Axes were among the most feared weapons in Viking warfare. Their long shafts, sharp blades, and cleaving blows made them devastating to any opponent.

Axes ranged Viking axe
in size and shape from small hand axes to massive battle axes. The axes also came in various styles.
Type A

Axes were one of the most common weapons used by Viking warriors. They were easier to forge, made from less expensive materials and tended to be lighter than swords so they were more comfortable to use in battle.

Axe heads were shaped into a variety of shapes and sizes, some were thin while others were thick. Some even had a curved edge, which was ideal for cutting through leather armour and delivering compelling blows against an enemy.

The axe head was attached to the handle using a wedge. This method was much more secure than hammering the axe head to the handle, so it is still used today. Axes were also often tempered to improve their hardness and reduce brittleness.
Type B

Axes used in battle were much heavier than farm axes (right). In addition, they had sharper edges and longer blades.

A large number of Viking axes had heads made from iron. These heads were made using a variety of methods, including folding the blade around a rough shape and welding it together.

Some axeheads had a hole for the haft punched out with a drift. This eye was often symmetrical or asymmetrical, depending on the design of the axe.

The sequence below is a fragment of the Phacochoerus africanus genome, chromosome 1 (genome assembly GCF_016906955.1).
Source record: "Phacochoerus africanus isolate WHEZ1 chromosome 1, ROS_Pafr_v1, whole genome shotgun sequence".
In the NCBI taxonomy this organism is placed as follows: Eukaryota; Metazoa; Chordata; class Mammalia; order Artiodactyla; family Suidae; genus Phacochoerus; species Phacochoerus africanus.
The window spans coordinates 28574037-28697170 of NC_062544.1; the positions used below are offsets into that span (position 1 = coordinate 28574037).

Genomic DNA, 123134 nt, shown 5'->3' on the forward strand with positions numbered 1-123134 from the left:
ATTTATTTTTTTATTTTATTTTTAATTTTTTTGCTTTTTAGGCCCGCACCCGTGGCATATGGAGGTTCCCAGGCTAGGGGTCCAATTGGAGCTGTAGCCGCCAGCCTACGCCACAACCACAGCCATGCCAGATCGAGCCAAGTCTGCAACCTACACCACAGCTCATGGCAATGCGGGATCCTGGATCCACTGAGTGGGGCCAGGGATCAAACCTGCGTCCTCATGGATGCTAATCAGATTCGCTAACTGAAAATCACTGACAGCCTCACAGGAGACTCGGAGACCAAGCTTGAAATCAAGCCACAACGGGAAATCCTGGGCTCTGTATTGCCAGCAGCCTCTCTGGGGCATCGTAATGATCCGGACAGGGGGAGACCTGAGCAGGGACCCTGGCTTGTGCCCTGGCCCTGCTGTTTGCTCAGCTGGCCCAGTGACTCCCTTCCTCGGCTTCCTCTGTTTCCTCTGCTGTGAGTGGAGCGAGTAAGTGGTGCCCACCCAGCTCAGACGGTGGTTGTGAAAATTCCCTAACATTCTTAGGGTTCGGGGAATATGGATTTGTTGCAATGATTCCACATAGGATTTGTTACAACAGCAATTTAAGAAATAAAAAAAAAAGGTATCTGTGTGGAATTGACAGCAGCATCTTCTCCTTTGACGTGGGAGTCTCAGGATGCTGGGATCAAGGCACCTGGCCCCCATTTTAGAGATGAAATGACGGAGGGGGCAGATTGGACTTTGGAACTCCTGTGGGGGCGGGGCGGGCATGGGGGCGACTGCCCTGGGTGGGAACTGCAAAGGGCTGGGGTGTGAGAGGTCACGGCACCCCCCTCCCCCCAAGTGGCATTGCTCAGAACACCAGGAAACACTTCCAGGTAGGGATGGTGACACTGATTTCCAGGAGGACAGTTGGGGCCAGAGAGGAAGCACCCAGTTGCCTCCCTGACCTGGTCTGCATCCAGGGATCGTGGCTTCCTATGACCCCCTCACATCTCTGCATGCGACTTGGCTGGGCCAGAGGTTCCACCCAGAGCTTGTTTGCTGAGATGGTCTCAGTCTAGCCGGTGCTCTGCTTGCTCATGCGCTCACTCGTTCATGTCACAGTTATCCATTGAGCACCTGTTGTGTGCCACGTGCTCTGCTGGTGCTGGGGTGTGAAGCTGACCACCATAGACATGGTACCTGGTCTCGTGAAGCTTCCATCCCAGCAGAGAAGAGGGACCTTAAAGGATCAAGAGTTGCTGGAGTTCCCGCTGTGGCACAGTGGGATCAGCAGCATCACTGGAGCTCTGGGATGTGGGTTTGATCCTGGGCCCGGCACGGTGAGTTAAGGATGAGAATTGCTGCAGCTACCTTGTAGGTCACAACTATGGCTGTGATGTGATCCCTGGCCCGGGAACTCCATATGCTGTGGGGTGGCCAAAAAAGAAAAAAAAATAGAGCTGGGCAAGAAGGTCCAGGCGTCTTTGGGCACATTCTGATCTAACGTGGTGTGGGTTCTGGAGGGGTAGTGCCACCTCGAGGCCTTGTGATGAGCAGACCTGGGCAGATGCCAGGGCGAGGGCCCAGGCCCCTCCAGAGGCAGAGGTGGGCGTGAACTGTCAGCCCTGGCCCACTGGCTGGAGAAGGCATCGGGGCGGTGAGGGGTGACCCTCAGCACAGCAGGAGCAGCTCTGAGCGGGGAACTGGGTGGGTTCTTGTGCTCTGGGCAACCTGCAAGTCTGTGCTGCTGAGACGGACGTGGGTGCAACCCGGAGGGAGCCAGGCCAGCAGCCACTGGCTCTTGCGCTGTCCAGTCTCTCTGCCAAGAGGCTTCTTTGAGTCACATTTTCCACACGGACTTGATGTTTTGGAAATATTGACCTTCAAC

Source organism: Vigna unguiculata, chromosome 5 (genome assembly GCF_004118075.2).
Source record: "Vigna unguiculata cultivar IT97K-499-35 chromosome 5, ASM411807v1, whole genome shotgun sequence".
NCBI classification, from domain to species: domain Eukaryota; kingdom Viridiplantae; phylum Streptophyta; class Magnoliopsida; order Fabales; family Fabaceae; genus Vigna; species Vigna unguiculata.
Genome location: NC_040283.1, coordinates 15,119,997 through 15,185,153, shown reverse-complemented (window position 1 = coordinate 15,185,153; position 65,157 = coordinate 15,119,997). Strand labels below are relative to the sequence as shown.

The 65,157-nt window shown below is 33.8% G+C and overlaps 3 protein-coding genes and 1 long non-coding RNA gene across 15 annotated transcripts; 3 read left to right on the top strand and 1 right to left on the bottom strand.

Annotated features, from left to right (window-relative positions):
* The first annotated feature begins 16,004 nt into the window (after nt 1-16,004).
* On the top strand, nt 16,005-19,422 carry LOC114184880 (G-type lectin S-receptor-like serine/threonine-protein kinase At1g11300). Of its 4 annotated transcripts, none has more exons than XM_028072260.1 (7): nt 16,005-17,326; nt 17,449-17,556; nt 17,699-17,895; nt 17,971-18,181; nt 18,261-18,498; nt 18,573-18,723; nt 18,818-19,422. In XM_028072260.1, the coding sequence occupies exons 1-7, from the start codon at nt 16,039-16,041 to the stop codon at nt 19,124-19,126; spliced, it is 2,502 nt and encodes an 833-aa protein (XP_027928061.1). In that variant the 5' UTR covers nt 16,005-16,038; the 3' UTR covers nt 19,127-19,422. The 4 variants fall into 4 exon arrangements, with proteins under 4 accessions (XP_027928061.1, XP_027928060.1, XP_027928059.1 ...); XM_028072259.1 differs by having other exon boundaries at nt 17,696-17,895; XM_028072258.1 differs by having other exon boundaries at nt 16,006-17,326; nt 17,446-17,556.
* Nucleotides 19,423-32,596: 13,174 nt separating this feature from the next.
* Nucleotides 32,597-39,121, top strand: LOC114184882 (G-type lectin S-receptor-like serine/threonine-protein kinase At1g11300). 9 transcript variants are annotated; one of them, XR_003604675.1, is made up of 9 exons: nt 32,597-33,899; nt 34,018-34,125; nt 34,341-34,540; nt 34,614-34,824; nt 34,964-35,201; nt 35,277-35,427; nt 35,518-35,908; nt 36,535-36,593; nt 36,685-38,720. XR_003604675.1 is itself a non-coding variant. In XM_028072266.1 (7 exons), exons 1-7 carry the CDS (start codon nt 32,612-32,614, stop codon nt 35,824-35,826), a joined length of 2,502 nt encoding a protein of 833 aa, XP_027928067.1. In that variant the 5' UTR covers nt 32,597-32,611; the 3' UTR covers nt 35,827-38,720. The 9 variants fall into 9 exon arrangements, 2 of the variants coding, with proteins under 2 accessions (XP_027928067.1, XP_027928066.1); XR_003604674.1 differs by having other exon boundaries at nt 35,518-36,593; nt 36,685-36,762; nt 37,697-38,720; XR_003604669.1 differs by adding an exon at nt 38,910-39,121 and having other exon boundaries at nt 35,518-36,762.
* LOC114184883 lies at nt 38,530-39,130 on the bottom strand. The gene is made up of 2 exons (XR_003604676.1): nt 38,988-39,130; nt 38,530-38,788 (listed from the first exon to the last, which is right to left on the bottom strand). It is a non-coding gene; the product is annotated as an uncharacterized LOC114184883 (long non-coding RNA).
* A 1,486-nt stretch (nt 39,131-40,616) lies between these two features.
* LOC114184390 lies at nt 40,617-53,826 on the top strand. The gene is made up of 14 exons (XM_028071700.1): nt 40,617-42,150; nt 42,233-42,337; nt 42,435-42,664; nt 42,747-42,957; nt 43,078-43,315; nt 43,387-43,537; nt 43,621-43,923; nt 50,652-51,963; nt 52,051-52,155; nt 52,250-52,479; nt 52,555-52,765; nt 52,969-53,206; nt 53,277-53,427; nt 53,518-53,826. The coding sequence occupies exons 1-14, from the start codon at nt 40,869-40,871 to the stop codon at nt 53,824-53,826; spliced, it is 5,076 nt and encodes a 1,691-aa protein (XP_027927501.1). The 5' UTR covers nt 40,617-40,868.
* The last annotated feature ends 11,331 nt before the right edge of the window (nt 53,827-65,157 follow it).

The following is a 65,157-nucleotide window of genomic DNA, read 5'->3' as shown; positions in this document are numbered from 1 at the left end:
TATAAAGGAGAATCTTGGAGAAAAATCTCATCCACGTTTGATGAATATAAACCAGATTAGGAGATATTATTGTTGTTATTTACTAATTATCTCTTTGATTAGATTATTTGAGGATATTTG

Many axeheads also had decorations in the form of inlays of precious metals. These inlays are a great example of the craftsmanship that was practiced during the Viking age. They were often decorated on every flat surface of the axe head.
Type C

The axe was the weapon of choice for a viking warrior. It was not only useful for cutting and splitting wood, but also for striking.

Viking axes had a variety of different blade profiles and were available in many sizes. Some were shorter than others, but they all had a blade with a curving edge that could cut through leather armour and deliver powerful blows against an enemy.

Axes with short heads were used one handed, while longer axes were two handed and had more reach. They were also more likely to be carried as a weapon with shields, or when concealed.
Type D

Axes were one of the most important weapons to Vikings, and they were used for everything from fighting in the woods to building snowy towns. The axes were versatile, agile and compact which made them an ideal weapon to carry on the battlefield.